The Adaptation Urbanism workshop, led by Andrés Duany, will explore principles of designing for climate change. Over the last few years, Duany and colleagues have been developing design responses to climate change building on New Urbanist tools and principles. In this workshop, Duany and others will unveil this new work and discuss how to apply these ideas to the Front Range. Join planners, architects and urban designers in this important discussion.
Concepts used in the workshop include agrarian urbanism, climate comfort zones, co-housing, decanting, defensible space, equity, gift economy, light living, lean governance, local infrastructure, loose space, permaculture, pockets of resilient infrastructure, receiving regions and areas, relocation readiness, self-administration, self-sufficiency, sharing, slow city, slow food, slow money, subsidiarity, succession, third place, transect, urban farming and vernacular.
Andrés Duany is a founder and principal partner at Duany Plater-Zyberk & Company, widely recognized as a leader of the New Urbanism, an international movement that seeks to end suburban sprawl and promotes environmentally friendly habits by creating walkable neighborhoods. As an architect, urban designer, planner and author, he has influenced planners and designers worldwide and produced plans for hundreds of new and renewed communities across the globe.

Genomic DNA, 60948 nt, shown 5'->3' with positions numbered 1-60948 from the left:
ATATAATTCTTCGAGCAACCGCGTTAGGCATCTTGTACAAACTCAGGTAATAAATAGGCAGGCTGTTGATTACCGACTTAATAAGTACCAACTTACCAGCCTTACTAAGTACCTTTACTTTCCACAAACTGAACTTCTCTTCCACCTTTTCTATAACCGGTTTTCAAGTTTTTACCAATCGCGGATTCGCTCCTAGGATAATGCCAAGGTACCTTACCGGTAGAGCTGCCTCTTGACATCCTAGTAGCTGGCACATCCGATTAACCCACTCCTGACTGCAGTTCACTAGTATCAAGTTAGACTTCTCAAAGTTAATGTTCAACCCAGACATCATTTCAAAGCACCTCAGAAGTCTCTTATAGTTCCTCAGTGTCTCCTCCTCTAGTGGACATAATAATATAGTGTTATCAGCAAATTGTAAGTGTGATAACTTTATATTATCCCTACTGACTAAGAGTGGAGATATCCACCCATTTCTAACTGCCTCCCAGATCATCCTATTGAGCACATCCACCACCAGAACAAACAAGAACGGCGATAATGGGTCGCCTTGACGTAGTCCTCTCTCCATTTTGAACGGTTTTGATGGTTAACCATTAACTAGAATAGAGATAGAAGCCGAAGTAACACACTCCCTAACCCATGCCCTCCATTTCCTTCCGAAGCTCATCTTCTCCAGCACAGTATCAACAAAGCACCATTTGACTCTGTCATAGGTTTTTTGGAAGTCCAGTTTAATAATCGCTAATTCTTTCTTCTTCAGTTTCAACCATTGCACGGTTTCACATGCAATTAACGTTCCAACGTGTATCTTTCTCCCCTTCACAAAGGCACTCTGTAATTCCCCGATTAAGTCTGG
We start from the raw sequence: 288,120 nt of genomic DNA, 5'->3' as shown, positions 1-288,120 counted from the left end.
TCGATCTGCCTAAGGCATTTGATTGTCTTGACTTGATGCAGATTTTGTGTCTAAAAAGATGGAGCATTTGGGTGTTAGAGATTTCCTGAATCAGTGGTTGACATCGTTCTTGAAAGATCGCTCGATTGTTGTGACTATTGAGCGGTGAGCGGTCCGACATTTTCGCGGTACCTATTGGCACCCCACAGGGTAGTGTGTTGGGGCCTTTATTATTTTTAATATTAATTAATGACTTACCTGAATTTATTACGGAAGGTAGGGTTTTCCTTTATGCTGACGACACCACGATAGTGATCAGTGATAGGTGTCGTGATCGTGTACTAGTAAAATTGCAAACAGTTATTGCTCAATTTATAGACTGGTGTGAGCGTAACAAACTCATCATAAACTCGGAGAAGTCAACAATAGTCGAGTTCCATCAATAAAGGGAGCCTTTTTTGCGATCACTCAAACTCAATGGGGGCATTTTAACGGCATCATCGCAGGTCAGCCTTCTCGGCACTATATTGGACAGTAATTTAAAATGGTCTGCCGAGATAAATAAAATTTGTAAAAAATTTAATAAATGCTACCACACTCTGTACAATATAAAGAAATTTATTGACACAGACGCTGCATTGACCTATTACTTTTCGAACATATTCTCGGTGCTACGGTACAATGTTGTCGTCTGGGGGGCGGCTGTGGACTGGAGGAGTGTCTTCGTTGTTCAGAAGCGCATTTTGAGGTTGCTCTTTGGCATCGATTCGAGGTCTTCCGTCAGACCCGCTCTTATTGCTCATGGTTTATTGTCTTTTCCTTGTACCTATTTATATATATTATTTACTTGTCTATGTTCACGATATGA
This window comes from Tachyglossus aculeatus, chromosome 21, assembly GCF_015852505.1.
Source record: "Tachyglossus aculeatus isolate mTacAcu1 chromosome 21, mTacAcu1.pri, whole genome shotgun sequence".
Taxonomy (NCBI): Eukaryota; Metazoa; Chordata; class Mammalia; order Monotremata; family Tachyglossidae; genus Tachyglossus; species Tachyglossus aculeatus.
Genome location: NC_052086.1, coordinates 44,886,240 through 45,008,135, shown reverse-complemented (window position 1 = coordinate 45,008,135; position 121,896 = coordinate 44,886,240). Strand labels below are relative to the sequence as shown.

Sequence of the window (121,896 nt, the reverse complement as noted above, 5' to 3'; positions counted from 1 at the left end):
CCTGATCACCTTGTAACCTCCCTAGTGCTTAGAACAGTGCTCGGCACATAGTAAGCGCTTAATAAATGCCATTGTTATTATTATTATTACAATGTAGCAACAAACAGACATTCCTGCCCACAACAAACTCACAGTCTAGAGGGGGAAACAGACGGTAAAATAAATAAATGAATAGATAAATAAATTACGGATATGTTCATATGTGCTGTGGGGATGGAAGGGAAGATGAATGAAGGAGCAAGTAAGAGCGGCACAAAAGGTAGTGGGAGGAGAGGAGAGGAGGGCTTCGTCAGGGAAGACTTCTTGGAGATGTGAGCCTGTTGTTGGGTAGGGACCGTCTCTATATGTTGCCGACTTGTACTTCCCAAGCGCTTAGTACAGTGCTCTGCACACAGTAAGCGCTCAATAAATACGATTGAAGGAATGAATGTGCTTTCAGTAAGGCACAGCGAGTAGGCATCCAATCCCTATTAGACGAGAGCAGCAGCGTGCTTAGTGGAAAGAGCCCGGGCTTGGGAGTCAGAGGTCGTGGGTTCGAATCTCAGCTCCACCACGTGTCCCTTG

Duany led the development of the plan and code for Seaside, Florida; the Traditional Neighborhood Development (TND) zoning ordinance; the SmartCode, a form-based zoning code adopted by numerous municipalities seeking to encourage compact, mixed-use, walkable communities; the concept of the rural-to-urban transect; and inventive affordable housing designs, including Carpet Cottages and Cabanons. Locally, Duany also designed the popular Prospect development in Longmont, the state’s first new urbanist neighborhood.
He is the author of many essays and articles and co-author of several books including, "Suburban Nation: the Rise of Sprawl and the Decline of the American Dream," "The SmartCode," "The Smart Growth Manual," Garden Cities: Agricultural Urbanism" and "The New Civic Art."
9:30 - 10:30 a.m.
Presentation: Introduction and premises
10:30 a.m. - 12 p.m.
Discussion: Recommendations and practice
Adaptation concepts and patterns
12 - 1:30 p.m.
1:30 - 4:30 p.m.
Presentation and discussion: Key concepts and patterns.
5 - 6:30 p.m.